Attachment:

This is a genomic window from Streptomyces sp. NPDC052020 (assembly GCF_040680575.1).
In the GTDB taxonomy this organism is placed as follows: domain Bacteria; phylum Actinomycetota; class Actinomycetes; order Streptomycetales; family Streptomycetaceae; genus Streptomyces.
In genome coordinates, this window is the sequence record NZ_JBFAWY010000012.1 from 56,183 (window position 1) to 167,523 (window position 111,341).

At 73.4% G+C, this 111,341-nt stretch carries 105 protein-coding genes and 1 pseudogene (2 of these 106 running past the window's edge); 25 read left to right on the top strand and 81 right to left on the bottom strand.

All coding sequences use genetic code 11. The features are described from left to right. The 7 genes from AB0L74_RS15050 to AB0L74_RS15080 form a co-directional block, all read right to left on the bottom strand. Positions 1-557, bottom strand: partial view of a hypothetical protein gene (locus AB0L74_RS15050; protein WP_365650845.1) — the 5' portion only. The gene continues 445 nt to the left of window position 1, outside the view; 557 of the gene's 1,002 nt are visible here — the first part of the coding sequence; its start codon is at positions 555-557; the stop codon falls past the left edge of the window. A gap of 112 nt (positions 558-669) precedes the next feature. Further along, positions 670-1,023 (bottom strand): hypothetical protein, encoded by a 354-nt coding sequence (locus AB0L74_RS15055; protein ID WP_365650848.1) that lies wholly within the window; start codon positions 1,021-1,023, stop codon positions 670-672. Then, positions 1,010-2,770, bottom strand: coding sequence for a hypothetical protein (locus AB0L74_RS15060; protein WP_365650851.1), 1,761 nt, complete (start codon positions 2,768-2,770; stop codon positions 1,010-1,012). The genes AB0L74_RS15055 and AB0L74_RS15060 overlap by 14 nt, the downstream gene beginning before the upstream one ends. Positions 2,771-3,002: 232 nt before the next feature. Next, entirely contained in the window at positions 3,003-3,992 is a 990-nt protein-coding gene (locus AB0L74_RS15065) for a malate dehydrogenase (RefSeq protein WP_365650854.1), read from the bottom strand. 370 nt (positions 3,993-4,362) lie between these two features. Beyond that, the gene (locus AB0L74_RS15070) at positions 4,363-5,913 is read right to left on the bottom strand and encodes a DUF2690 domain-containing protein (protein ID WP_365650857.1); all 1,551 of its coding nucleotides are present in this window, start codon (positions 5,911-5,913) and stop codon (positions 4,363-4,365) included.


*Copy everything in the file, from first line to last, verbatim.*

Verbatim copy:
This is a genomic window from Streptomyces sp. NPDC052020 (assembly GCF_040680575.1).
In the GTDB taxonomy this organism is placed as follows: domain Bacteria; phylum Actinomycetota; class Actinomycetes; order Streptomycetales; family Streptomycetaceae; genus Streptomyces.
In genome coordinates, this window is the sequence record NZ_JBFAWY010000012.1 from 56,183 (window position 1) to 167,523 (window position 111,341).

At 73.4% G+C, this 111,341-nt stretch carries 105 protein-coding genes and 1 pseudogene (2 of these 106 running past the window's edge); 25 read left to right on the top strand and 81 right to left on the bottom strand.

All coding sequences use genetic code 11. The features are described from left to right. The 7 genes from AB0L74_RS15050 to AB0L74_RS15080 form a co-directional block, all read right to left on the bottom strand. Positions 1-557, bottom strand: partial view of a hypothetical protein gene (locus AB0L74_RS15050; protein WP_365650845.1) — the 5' portion only. The gene continues 445 nt to the left of window position 1, outside the view; 557 of the gene's 1,002 nt are visible here — the first part of the coding sequence; its start codon is at positions 555-557; the stop codon falls past the left edge of the window. A gap of 112 nt (positions 558-669) precedes the next feature. Further along, positions 670-1,023 (bottom strand): hypothetical protein, encoded by a 354-nt coding sequence (locus AB0L74_RS15055; protein ID WP_365650848.1) that lies wholly within the window; start codon positions 1,021-1,023, stop codon positions 670-672. Then, positions 1,010-2,770, bottom strand: coding sequence for a hypothetical protein (locus AB0L74_RS15060; protein WP_365650851.1), 1,761 nt, complete (start codon positions 2,768-2,770; stop codon positions 1,010-1,012). The genes AB0L74_RS15055 and AB0L74_RS15060 overlap by 14 nt, the downstream gene beginning before the upstream one ends. Positions 2,771-3,002: 232 nt before the next feature. Next, entirely contained in the window at positions 3,003-3,992 is a 990-nt protein-coding gene (locus AB0L74_RS15065) for a malate dehydrogenase (RefSeq protein WP_365650854.1), read from the bottom strand. 370 nt (positions 3,993-4,362) lie between these two features. Beyond that, the gene (locus AB0L74_RS15070) at positions 4,363-5,913 is read right to left on the bottom strand and encodes a DUF2690 domain-containing protein (protein ID WP_365650857.1); all 1,551 of its coding nucleotides are present in this window, start codon (positions 5,911-5,913) and stop codon (positions 4,363-4,365) included.